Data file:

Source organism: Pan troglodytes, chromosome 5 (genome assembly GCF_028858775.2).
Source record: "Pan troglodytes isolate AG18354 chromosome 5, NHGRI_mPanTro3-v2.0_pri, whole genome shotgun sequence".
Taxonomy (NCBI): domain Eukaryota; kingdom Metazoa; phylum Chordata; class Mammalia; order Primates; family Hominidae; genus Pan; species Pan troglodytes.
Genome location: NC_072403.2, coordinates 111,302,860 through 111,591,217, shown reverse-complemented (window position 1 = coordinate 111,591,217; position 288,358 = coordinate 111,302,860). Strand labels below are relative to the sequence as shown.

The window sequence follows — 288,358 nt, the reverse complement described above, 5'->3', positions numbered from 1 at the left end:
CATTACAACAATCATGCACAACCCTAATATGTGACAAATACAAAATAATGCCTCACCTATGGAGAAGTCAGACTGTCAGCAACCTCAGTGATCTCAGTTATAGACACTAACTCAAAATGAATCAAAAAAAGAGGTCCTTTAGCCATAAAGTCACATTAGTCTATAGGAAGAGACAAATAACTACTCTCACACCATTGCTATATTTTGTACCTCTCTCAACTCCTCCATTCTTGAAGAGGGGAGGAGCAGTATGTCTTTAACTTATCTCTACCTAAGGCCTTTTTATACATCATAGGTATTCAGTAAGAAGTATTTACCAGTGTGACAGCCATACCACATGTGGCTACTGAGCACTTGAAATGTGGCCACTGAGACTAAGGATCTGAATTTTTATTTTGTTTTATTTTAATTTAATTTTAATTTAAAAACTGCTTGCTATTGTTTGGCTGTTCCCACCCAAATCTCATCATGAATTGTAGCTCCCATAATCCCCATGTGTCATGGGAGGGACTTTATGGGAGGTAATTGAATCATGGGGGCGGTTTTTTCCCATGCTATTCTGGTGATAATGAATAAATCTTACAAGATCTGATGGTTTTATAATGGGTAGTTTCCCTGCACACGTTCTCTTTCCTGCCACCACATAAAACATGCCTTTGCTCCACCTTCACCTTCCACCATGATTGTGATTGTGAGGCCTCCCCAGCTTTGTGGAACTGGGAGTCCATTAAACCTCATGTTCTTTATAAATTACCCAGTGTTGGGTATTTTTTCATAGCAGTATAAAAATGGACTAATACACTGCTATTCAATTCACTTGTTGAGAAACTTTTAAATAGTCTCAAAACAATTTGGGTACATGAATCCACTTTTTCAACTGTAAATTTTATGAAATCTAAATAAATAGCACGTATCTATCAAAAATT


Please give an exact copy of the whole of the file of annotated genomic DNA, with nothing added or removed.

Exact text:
Source organism: Pan troglodytes, chromosome 5 (genome assembly GCF_028858775.2).
Source record: "Pan troglodytes isolate AG18354 chromosome 5, NHGRI_mPanTro3-v2.0_pri, whole genome shotgun sequence".
Taxonomy (NCBI): domain Eukaryota; kingdom Metazoa; phylum Chordata; class Mammalia; order Primates; family Hominidae; genus Pan; species Pan troglodytes.
Genome location: NC_072403.2, coordinates 111,302,860 through 111,591,217, shown reverse-complemented (window position 1 = coordinate 111,591,217; position 288,358 = coordinate 111,302,860). Strand labels below are relative to the sequence as shown.

The window sequence follows — 288,358 nt, the reverse complement described above, 5'->3', positions numbered from 1 at the left end:
CATTACAACAATCATGCACAACCCTAATATGTGACAAATACAAAATAATGCCTCACCTATGGAGAAGTCAGACTGTCAGCAACCTCAGTGATCTCAGTTATAGACACTAACTCAAAATGAATCAAAAAAAGAGGTCCTTTAGCCATAAAGTCACATTAGTCTATAGGAAGAGACAAATAACTACTCTCACACCATTGCTATATTTTGTACCTCTCTCAACTCCTCCATTCTTGAAGAGGGGAGGAGCAGTATGTCTTTAACTTATCTCTACCTAAGGCCTTTTTATACATCATAGGTATTCAGTAAGAAGTATTTACCAGTGTGACAGCCATACCACATGTGGCTACTGAGCACTTGAAATGTGGCCACTGAGACTAAGGATCTGAATTTTTATTTTGTTTTATTTTAATTTAATTTTAATTTAAAAACTGCTTGCTATTGTTTGGCTGTTCCCACCCAAATCTCATCATGAATTGTAGCTCCCATAATCCCCATGTGTCATGGGAGGGACTTTATGGGAGGTAATTGAATCATGGGGGCGGTTTTTTCCCATGCTATTCTGGTGATAATGAATAAATCTTACAAGATCTGATGGTTTTATAATGGGTAGTTTCCCTGCACACGTTCTCTTTCCTGCCACCACATAAAACATGCCTTTGCTCCACCTTCACCTTCCACCATGATTGTGATTGTGAGGCCTCCCCAGCTTTGTGGAACTGGGAGTCCATTAAACCTCATGTTCTTTATAAATTACCCAGTGTTGGGTATTTTTTCATAGCAGTATAAAAATGGACTAATACACTGCTATTCAATTCACTTGTTGAGAAACTTTTAAATAGTCTCAAAACAATTTGGGTACATGAATCCACTTTTTCAACTGTAAATTTTATGAAATCTAAATAAATAGCACGTATCTATCAAAAATT